World Wetlands Day 2012
The global theme for 2012 is Wetlands and Tourism. This theme is linked to the broader theme for the Convention's 11th Conference of the Parties (COP 11), which is Wetlands, Tourism and Recreation. COP 11 will take place in June 2012 in Romania.
We have witnessed how wetland tourism benefits people and wildlife in this country. Wetland tourism has not only created a stronger economy for our country, but this has led to sustainable livelihoods, healthy people and thriving ecosystems. Such tourism also needs to be managed carefully in order to ensure that impacts from tourism do not jeopardise the very resources that tourists are coming to see. To date, the Ramsar Convention has not placed any specific focus on wetlands and tourism and, with the upcoming 2012 WWD and COP 11, the time is right to turn our attention to this important issue.
The national WWD organising committee met recently to initiate preparations for this annual event. Through extensive discussions it was decided that the Makuleke region, formerly known as the Pafuri Triangle, in Limpopo would be the best place to showcase this theme. Makuleke is situated in the northernmost corner of the Kruger National Park (KNP), with Zimbabwe just a stone's throw away across the Limpopo River. The Luvuvhu River in the south, Mutale River in the west and Limpopo River in the north border this area. In total, Makuleke is home to about 33 pans, rivers, streams and associated features, and contains rich biodiversity, some of which is not found anywhere else in the Park or the country. The land is elevated in the west, narrowing in width and decreasing in height towards the junction of the two flanking rivers, i.e. the Luvuvhu and Limpopo. At the confluence of these two rivers, the area culminates in extensive floodplains.
The area is strategically placed at the heart of the Great Limpopo Transfrontier Park, comprising South Africa's Kruger National Park, Zimbabwe's Gonarezhou National Park and Mozambique's Limpopo National Park.
This region has a rich history. In the 1960s the community was dispossessed of their land, when it was incorporated into Kruger National Park. In 1998 the Makuleke community regained the title to their land through a land restitution process. For the purpose of conservation and related economic development, the community decided to retain the land as part of the Kruger National Park and manage it jointly with the South African National Parks through a Joint Management Board (JMB). Title to the land now rests with a Communal Property Association (CPA) established in 1999 and consisting of about 11 000 previously dispossessed residents as members.
Recognising the ecological value of the site and its tourism potential, Makuleke was declared as South Africa's 18th Ramsar site on 22 June 2007. Even more significantly, it was the first community-owned Ramsar Wetland of International Importance in South Africa. The proposal for designation received much publicity during the celebration of World Wetlands Day 2002 at Makuleke. At this event, the Deputy Minister of Environmental Affairs and Tourism, Rejoice Mabudafhasi, highlighted the fact that, should this site be designated to the Ramsar List of Wetlands of International Importance, it would represent a new approach to wetland management in South Africa. By designating these unique wetlands, South Africa was commended for the good work during COP 10 at Changwon, Republic of Korea, where the certificate for Makuleke Wetlands was awarded to the Deputy Minister. The Convention acknowledges that other countries could learn from South Africa.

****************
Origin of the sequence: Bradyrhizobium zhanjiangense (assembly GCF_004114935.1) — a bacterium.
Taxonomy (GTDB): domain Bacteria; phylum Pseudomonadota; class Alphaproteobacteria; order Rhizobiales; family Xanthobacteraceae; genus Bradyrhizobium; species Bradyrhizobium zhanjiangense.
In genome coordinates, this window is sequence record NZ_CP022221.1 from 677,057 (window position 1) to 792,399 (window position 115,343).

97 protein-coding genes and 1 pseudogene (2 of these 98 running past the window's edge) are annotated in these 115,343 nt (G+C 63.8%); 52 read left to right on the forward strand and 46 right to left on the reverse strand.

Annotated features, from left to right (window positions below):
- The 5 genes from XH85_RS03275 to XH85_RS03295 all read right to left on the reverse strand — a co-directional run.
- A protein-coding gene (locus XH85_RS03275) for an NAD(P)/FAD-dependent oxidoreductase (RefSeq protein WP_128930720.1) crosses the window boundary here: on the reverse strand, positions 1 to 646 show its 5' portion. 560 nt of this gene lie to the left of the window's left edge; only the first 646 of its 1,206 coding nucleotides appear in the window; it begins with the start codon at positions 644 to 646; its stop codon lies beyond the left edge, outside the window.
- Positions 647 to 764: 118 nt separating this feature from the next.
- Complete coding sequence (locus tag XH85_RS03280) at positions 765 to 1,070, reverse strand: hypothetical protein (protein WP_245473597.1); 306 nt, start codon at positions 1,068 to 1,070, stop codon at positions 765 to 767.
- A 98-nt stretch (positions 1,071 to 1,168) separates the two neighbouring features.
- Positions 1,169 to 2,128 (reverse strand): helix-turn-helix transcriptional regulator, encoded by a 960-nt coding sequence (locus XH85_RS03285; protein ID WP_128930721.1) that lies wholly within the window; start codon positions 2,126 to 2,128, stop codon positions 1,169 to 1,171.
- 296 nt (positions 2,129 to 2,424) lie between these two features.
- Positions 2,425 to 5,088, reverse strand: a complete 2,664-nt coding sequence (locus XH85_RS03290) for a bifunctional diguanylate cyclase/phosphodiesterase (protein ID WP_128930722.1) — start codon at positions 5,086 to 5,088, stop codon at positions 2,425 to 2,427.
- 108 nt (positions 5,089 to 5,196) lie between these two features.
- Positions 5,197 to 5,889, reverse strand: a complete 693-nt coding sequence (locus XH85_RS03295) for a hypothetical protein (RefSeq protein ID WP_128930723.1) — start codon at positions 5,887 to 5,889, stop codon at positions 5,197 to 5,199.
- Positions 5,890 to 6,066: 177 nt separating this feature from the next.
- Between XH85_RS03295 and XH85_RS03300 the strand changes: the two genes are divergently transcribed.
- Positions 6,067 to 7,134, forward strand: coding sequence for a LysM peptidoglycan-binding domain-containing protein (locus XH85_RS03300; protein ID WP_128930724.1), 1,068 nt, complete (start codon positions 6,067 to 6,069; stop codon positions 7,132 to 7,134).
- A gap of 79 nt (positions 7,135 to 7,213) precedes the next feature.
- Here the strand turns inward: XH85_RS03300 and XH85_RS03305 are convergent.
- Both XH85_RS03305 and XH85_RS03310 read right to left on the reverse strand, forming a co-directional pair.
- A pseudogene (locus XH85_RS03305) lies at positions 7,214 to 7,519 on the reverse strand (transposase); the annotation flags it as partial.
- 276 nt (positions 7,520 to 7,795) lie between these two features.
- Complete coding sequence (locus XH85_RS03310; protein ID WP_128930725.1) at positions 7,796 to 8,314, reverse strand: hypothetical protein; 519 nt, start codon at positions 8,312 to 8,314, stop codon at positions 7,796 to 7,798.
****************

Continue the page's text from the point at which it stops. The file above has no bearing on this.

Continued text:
The wetland system, together with the diverse landscape features in the vicinity, form the foundation for Makuleke's high biodiversity, which is characteristic of the Limpopo/Luvuvhu floodplain and pan system. The landscape in which the wetland system occurs is the meeting place of the older continental land surface and the younger coastal plain. The Ramsar site forms a continuous section from the Banyini Pan along the Limpopo River to the border of Mozambique, and from there on along the Luvuvhu River to the Lanner Gorge in the form of a skewed 'J'.
This is a very important habitat for a large variety of biota dependent on the riparian zone in this dry landscape. Riparian floodplain woodlands occur on the waterlogged clays. In addition, floodplain grassland communities occur on both the Limpopo and Luvuvhu floodplains. Thirty-one seasonally flooded pans are found in the floodplain. They provide important breeding and feeding habitats for a variety of animals and birds. The pans of the Limpopo River floodplain hold water well into the dry season, thereby creating important refuge areas for wildlife during the drier winter months. They also provide an important waterbird habitat during both summer and winter months in wet years and serve as a stopover for many migratory waterbirds.